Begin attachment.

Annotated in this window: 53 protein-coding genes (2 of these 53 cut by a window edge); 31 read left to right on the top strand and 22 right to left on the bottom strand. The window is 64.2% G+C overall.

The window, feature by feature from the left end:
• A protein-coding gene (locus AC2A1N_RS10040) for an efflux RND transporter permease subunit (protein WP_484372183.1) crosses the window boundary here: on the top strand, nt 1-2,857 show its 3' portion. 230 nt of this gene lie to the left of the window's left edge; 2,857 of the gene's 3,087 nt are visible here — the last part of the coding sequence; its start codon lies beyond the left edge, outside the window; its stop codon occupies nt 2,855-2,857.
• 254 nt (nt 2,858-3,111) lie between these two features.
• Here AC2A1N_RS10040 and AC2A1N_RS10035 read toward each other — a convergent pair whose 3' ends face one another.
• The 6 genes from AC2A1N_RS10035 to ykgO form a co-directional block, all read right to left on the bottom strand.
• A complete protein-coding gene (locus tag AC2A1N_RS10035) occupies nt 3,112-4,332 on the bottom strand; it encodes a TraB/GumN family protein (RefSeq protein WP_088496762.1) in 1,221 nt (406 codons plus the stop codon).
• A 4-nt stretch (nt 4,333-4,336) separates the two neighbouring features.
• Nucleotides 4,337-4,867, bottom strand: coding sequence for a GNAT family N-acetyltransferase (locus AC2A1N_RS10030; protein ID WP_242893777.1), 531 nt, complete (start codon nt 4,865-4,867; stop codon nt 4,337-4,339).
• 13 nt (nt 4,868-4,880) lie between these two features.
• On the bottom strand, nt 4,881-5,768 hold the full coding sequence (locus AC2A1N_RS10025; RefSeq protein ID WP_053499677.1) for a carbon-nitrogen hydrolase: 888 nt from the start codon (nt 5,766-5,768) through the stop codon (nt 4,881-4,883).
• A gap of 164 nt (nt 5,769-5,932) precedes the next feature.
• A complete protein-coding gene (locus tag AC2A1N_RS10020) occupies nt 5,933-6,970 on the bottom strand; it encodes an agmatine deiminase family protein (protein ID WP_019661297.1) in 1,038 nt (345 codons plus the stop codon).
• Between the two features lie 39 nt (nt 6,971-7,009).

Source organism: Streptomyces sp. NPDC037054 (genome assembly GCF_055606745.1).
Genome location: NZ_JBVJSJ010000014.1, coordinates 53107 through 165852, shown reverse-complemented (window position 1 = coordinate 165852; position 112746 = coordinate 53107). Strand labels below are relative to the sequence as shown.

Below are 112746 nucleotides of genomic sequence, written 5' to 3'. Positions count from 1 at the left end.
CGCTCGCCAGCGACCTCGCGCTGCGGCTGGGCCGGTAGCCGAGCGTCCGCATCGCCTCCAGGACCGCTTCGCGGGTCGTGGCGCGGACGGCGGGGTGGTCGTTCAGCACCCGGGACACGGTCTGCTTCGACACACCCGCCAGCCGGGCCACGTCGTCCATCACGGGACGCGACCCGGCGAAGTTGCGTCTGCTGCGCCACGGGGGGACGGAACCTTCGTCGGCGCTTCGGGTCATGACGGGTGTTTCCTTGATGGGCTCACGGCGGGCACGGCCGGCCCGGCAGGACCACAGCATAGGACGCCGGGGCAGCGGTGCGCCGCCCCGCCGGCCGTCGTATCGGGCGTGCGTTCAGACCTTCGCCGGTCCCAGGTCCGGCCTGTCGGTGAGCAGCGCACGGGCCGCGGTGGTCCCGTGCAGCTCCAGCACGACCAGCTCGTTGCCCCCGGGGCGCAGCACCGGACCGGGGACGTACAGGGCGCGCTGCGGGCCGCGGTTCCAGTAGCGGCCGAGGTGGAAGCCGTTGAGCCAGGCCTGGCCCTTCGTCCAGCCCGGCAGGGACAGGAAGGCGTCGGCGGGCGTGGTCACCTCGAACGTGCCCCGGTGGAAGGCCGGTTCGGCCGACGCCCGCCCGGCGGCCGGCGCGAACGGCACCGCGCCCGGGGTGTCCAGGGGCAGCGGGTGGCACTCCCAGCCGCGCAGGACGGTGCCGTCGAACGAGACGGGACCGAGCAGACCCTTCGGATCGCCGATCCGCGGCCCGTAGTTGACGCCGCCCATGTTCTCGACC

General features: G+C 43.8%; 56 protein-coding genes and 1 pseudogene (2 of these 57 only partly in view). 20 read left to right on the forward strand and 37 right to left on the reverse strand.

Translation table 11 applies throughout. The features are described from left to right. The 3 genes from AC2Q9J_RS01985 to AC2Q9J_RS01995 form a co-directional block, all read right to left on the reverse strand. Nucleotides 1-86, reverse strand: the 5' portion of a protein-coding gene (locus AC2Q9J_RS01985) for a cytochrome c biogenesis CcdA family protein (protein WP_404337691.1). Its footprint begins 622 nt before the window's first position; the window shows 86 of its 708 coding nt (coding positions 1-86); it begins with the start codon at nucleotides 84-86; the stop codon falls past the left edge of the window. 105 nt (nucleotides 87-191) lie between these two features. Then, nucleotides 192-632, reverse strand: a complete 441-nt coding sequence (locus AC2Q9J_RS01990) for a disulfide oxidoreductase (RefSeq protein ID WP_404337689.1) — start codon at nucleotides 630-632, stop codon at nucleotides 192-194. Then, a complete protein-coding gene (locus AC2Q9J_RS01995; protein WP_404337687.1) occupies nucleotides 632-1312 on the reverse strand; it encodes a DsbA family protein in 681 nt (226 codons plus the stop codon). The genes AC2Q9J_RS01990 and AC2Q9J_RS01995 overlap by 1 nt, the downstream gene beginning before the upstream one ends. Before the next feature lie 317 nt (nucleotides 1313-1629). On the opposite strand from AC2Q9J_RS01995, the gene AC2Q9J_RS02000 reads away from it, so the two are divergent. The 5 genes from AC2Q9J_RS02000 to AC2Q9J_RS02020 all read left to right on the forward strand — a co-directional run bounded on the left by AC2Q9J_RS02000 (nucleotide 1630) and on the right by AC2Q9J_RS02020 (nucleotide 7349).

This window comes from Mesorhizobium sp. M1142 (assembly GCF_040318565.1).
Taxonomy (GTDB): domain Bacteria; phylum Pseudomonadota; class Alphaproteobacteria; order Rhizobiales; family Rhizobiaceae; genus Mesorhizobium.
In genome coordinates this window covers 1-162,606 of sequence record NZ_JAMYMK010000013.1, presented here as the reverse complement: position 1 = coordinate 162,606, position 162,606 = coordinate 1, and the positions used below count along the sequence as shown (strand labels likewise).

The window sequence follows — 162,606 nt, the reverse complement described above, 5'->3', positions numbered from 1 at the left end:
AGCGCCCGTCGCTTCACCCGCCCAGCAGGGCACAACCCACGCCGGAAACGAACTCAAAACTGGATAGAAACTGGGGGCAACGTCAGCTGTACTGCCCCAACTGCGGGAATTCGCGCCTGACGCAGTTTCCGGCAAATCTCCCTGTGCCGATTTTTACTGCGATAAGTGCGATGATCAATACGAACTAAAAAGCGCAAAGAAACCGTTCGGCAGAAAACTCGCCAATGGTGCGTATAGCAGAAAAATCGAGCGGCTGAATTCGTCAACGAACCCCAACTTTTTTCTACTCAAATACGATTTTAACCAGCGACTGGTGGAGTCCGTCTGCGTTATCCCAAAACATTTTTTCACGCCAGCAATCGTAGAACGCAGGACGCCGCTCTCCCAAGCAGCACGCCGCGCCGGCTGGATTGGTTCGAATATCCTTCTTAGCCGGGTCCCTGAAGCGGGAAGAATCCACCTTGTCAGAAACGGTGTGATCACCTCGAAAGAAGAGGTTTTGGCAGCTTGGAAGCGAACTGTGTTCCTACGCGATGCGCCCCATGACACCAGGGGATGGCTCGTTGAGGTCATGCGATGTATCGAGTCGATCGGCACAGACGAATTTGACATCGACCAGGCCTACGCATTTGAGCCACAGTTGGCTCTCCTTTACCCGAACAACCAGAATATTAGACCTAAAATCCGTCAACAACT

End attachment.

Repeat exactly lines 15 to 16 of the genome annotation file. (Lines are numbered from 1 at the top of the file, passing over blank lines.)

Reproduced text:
Source organism: Streptomyces sp. NPDC037054 (genome assembly GCF_055606745.1).
Genome location: NZ_JBVJSJ010000014.1, coordinates 53107 through 165852, shown reverse-complemented (window position 1 = coordinate 165852; position 112746 = coordinate 53107). Strand labels below are relative to the sequence as shown.